The information presented here does not constitute medical advice, and is not intended to be a substitute for a consultation with your medical doctor.
The frequency with which doctors prescribe blood testing varies greatly from country to country, and tends to reflect public health priorities rather than your individual needs and opportunities.
So how often should you really get a blood test?
Your doctor will typically recommend that you get routine blood tests, including a complete blood count (CBC) and a complete metabolic panel, at least once a year, around the same time as your physical checkup.
It is highly recommended that you do the routine blood test every year, independent of your age, given the low cost and potential to identify serious diseases and nutritional deficiencies early on, before you become symptomatic.
The yearly blood work is the bare minimum, but there are reasons to get your blood tested more frequently:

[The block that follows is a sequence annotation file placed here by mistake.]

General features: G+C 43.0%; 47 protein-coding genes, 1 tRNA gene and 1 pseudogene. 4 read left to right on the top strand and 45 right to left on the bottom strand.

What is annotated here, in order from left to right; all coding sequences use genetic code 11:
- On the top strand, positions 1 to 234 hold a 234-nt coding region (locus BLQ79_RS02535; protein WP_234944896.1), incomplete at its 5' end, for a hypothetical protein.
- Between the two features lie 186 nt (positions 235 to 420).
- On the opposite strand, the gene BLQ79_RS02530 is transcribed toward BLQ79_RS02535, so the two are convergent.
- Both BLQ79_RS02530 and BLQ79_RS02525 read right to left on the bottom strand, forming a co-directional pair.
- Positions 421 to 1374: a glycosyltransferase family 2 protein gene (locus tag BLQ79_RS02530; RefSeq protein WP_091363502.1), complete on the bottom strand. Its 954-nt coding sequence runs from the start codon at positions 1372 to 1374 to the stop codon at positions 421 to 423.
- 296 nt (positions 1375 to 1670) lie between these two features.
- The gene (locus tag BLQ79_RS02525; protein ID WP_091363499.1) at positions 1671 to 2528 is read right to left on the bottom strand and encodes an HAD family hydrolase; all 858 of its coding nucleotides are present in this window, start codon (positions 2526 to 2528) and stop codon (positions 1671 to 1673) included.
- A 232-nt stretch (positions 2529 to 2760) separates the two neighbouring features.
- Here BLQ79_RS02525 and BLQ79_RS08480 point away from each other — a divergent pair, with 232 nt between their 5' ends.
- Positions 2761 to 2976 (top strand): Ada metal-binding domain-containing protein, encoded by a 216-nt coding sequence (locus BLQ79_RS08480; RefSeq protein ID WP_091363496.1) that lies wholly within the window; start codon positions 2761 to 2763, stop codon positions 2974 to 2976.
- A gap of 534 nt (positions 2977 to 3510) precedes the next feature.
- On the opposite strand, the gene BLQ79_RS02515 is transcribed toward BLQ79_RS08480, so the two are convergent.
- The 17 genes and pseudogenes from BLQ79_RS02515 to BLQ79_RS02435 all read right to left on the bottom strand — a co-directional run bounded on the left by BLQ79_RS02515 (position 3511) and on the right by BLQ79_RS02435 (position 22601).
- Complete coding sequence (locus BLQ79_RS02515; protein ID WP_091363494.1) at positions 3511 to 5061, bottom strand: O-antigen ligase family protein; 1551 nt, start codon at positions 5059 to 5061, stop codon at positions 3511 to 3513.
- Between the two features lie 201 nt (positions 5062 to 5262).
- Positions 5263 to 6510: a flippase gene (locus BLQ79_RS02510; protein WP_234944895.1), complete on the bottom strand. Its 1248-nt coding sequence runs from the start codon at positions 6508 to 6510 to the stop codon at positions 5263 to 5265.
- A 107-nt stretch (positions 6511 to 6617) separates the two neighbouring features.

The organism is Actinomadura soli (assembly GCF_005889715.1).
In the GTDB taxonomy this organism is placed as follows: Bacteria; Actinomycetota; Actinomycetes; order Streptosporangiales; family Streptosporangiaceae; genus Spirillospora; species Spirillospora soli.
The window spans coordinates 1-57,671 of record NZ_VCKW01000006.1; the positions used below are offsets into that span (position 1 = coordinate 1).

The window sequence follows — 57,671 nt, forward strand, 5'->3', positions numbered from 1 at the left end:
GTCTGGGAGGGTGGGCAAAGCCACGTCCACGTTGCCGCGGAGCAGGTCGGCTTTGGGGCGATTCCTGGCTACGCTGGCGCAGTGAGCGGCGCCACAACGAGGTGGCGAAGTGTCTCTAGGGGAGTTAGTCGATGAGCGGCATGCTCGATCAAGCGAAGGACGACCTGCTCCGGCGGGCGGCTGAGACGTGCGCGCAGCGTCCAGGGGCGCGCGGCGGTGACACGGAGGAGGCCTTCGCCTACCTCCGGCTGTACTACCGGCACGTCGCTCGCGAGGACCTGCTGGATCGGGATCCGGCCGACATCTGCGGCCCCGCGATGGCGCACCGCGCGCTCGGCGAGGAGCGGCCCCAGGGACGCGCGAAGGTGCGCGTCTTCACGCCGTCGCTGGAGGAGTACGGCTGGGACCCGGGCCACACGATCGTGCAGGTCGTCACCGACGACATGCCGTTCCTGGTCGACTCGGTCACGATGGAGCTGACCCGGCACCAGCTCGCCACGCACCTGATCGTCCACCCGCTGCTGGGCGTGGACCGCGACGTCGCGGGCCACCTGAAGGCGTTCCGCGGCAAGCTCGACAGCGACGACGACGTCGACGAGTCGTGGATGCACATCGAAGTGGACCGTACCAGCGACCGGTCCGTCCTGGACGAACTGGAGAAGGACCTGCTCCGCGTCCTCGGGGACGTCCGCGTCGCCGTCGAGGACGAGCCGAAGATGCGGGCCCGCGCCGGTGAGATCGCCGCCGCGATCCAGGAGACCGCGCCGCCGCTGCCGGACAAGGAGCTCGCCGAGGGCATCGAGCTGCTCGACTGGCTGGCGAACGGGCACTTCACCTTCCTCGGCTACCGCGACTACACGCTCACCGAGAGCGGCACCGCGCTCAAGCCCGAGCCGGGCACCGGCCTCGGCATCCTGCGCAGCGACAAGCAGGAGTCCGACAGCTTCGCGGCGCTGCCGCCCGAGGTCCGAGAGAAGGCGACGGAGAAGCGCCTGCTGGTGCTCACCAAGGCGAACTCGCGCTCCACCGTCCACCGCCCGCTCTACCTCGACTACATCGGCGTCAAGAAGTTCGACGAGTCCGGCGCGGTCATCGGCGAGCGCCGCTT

Most healthy individuals can benefit from getting their blood tested between two and four times a year, particularly if they make major changes to their lifestyle or diet, or want to reduce their risk of developing new diseases.
Your blood cells are replaced every few months, so excluding a few select biomarkers, you won't see your lab results change overnight.
Following a lifestyle change, new supplements or medications, you should see changes in your blood composition within a few weeks or months.
For example, even though changes in fasting glucose levels can be seen after a short period of time, other biomarkers for diabetes, such as HbA1c, won't be affected until after a couple of months.
The volume of blood needed to conduct a blood test is negligible to your system, and it is perfectly safe to get a blood draw multiple times a year.
If you do a blood test every day for a prolonged period of time, such as when you are in a hospital, you may develop a condition in which you don't have enough red blood cells to carry oxygen through your body.
The side-effects of having a blood draw once a month, however, tend to be limited to a mild pain from the needle and the discomfort of having the blood drawn, both of which you will get used to over time.